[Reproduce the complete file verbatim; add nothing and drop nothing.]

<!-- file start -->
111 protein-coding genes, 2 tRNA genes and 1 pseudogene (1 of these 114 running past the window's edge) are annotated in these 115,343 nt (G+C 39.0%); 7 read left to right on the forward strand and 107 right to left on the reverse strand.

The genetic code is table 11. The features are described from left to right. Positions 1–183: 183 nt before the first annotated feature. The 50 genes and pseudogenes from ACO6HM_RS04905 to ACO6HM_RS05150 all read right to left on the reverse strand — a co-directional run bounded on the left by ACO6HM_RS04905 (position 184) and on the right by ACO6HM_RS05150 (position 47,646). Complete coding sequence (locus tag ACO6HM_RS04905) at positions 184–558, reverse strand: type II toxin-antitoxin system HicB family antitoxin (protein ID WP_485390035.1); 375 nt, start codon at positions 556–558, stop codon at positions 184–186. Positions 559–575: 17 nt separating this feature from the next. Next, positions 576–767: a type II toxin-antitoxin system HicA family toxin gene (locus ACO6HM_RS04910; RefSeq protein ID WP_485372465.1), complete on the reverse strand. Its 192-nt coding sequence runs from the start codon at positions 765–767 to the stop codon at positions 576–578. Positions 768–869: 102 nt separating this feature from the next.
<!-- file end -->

111 protein-coding genes, 2 tRNA genes and 1 pseudogene (1 of these 114 running past the window's edge) are annotated in these 115,343 nt (G+C 39.0%); 7 read left to right on the forward strand and 107 right to left on the reverse strand.

The genetic code is table 11. The features are described from left to right. Positions 1–183: 183 nt before the first annotated feature. The 50 genes and pseudogenes from ACO6HM_RS04905 to ACO6HM_RS05150 all read right to left on the reverse strand — a co-directional run bounded on the left by ACO6HM_RS04905 (position 184) and on the right by ACO6HM_RS05150 (position 47,646). Complete coding sequence (locus tag ACO6HM_RS04905) at positions 184–558, reverse strand: type II toxin-antitoxin system HicB family antitoxin (protein ID WP_485390035.1); 375 nt, start codon at positions 556–558, stop codon at positions 184–186. Positions 559–575: 17 nt separating this feature from the next. Next, positions 576–767: a type II toxin-antitoxin system HicA family toxin gene (locus ACO6HM_RS04910; RefSeq protein ID WP_485372465.1), complete on the reverse strand. Its 192-nt coding sequence runs from the start codon at positions 765–767 to the stop codon at positions 576–578. Positions 768–869: 102 nt separating this feature from the next.